Why doesn't anyone make quieter drums?

DrumDoug

Senior Member
I wish I had phrased my opening post differently. Maybe it's just the nature of public forums, but I wanted to talk about gear more than playing. What started this whole thought was an afternoon of listening to samples of drums online. Of all the stuff I listened to, the Yamaha Live Customs were the ones that I liked the most. They are marketed as being able to project more in acoustic situations. The video on Yamaha's website has several of their endorsers playing them and making comments, and a couple of them mention how loud they are. Are they just regurgitating the marketing hype, or are they really louder? If I were to buy a set, would I have to play more softly than I do now? Then I started thinking about why no manufacture goes the other route and makes drums that are marketed for quite playing. Thats what I wanted to talk about.
 

larryace

"Uncle Larry"
It's all about the head though isn't it? Think about Rototoms. No shell at all, but still loud with just the head.

The only way to get a quiet head is to use mesh heads. Mesh heads alone are too quiet, right? So they need amplification. I'm pretty sure e drums are the only thing that would do what you want.
 

KamaK

Platinum Member
I wish I had phrased my opening post differently. Maybe it's just the nature of public forums, but I wanted to talk about gear more than playing.
While I do not know of any quiet brands/models, my gear related advice is that lower tunings and coated heads are generally perceived as being quieter despite their mathematic equivalence.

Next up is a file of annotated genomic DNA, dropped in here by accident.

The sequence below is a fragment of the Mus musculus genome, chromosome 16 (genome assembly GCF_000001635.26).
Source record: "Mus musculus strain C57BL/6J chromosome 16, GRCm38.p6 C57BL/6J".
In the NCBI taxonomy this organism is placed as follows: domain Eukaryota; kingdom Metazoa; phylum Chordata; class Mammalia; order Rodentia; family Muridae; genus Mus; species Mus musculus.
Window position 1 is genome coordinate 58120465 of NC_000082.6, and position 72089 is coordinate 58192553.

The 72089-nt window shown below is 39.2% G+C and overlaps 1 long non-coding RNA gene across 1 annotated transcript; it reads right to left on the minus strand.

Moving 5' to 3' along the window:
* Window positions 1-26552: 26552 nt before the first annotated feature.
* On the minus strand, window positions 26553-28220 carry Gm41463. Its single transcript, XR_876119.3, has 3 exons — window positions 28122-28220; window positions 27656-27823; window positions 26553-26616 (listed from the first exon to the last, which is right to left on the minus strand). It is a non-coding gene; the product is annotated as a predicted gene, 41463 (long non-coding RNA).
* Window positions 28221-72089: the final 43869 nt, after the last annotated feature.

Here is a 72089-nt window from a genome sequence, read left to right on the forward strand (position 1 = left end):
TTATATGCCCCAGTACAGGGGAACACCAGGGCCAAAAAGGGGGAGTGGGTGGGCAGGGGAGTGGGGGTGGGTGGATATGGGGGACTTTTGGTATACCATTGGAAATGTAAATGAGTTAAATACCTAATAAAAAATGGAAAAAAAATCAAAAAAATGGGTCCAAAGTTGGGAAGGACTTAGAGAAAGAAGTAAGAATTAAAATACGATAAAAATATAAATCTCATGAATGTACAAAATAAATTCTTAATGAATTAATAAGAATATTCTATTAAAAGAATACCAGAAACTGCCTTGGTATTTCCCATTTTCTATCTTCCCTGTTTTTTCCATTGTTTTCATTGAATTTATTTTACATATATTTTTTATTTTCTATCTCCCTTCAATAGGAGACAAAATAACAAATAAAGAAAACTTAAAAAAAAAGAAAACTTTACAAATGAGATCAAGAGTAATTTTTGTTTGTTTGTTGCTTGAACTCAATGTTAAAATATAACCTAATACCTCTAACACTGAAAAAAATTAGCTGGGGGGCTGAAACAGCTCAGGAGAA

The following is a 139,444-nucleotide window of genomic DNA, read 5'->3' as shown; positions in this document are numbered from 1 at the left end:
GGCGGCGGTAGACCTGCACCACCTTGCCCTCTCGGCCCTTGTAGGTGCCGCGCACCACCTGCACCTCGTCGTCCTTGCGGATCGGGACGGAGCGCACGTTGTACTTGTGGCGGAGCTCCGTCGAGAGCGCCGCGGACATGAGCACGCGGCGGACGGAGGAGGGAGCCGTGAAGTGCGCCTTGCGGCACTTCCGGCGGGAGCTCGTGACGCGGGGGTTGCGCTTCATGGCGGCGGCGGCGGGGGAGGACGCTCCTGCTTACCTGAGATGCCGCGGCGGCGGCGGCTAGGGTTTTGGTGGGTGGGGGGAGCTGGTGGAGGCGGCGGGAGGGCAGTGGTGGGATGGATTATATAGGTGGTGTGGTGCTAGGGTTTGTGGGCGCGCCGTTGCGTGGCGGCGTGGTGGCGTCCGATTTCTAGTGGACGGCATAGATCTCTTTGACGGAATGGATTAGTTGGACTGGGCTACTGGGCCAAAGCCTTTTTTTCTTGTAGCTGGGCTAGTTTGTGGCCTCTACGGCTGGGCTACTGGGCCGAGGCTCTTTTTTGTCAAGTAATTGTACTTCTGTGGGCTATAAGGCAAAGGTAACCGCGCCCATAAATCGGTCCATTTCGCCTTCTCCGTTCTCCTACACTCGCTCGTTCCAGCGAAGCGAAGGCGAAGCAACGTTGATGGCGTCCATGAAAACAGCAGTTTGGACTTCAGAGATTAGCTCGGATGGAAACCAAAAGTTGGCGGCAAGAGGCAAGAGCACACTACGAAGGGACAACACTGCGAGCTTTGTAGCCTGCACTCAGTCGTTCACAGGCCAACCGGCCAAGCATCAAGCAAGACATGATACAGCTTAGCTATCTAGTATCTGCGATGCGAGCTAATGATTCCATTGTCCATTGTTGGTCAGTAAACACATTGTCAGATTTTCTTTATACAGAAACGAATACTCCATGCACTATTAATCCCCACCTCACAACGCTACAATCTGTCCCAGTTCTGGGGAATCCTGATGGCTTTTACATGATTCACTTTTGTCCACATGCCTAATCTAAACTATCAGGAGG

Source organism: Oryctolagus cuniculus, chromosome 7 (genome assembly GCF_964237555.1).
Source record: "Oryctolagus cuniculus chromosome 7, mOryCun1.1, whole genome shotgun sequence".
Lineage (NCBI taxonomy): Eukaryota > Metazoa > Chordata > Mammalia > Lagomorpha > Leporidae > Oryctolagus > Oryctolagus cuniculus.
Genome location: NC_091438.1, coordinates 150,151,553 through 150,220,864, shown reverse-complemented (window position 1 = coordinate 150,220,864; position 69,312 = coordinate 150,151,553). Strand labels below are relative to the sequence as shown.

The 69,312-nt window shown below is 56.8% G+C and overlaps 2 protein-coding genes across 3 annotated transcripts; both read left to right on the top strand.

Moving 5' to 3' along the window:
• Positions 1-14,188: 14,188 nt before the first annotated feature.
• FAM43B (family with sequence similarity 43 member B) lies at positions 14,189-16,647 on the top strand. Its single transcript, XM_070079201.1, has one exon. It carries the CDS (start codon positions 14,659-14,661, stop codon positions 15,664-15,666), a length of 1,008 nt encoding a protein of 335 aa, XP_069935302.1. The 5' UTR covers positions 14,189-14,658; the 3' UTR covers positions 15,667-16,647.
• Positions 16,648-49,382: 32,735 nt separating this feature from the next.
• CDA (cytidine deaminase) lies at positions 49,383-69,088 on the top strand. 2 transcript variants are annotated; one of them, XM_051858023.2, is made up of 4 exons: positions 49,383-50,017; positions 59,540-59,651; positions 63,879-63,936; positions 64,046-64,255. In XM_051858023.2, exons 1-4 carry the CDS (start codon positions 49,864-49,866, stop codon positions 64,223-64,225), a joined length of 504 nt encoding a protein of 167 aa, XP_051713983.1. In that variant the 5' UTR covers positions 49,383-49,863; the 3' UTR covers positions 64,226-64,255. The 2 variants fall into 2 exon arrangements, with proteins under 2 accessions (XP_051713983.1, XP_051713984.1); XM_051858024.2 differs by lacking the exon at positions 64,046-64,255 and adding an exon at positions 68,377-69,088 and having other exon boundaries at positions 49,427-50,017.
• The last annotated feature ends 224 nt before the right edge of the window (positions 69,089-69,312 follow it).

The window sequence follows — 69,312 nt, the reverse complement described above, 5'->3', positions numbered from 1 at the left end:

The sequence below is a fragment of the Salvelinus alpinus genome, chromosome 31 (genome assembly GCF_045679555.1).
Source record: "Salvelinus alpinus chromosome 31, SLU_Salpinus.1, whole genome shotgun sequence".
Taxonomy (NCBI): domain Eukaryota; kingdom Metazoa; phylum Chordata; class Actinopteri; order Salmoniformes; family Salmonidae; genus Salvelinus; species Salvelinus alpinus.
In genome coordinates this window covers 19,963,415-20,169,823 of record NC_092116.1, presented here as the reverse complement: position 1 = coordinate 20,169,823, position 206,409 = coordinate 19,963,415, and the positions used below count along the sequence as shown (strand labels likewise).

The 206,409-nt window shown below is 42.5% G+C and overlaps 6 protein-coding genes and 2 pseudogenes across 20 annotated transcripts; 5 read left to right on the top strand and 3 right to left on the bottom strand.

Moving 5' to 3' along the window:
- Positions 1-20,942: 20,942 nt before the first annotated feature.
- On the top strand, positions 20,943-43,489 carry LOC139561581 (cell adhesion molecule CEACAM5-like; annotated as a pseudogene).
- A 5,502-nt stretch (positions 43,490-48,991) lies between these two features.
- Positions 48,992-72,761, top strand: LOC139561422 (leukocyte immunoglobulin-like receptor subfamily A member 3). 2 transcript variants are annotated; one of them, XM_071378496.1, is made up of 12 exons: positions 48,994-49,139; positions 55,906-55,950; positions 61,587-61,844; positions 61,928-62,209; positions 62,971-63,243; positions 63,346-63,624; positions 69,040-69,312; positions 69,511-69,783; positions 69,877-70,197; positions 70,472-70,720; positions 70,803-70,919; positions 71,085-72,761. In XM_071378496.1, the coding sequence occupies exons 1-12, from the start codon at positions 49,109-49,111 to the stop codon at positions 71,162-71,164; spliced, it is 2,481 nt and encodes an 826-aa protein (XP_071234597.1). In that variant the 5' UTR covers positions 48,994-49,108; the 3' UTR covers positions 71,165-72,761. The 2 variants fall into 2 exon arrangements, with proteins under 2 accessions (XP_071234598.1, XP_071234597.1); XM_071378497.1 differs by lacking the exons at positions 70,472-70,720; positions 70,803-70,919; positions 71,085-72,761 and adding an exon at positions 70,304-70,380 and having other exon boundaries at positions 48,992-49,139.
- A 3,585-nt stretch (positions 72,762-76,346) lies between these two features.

My other suggestion is to rethink this. Do you want a quieter kit, or do you want a kit that performs great when played quietly? You might really desire the later, and this would lead you to thin shell, low mass, high resonance drums.
 
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Matt Bo Eder

Guest
I wish I had phrased my opening post differently. Maybe it's just the nature of public forums, but I wanted to talk about gear more than playing. What started this whole thought was an afternoon of listening to samples of drums online. Of all the stuff I listened to, the Yamaha Live Customs were the ones that I liked the most. They are marketed as being able to project more in acoustic situations. The video on Yamaha's website has several of their endorsers playing them and making comments, and a couple of them mention how loud they are. Are they just regurgitating the marketing hype, or are they really louder? If I were to buy a set, would I have to play more softly than I do now? Then I started thinking about why no manufacture goes the other route and makes drums that are marketed for quite playing. Thats what I wanted to talk about.
Give a listen to Carter Mclean playing his set of George Way drums in this clip:

https://www.youtube.com/watch?v=R1XJNBvIpWY

Marketing "quieter" drums is not a quest of the industry. That would be like marketing a slow car. It doesn't make any sense. On the other hand, if you can create the illusion that your drums are naturally louder than others, the other side of the coin would be that you wouldn't have to work so hard to get a decent sound out of them. Buddy Rich used that phrase a lot when describing his use of larger than 24" bass drums - he doesn't have to work so hard to kick the band.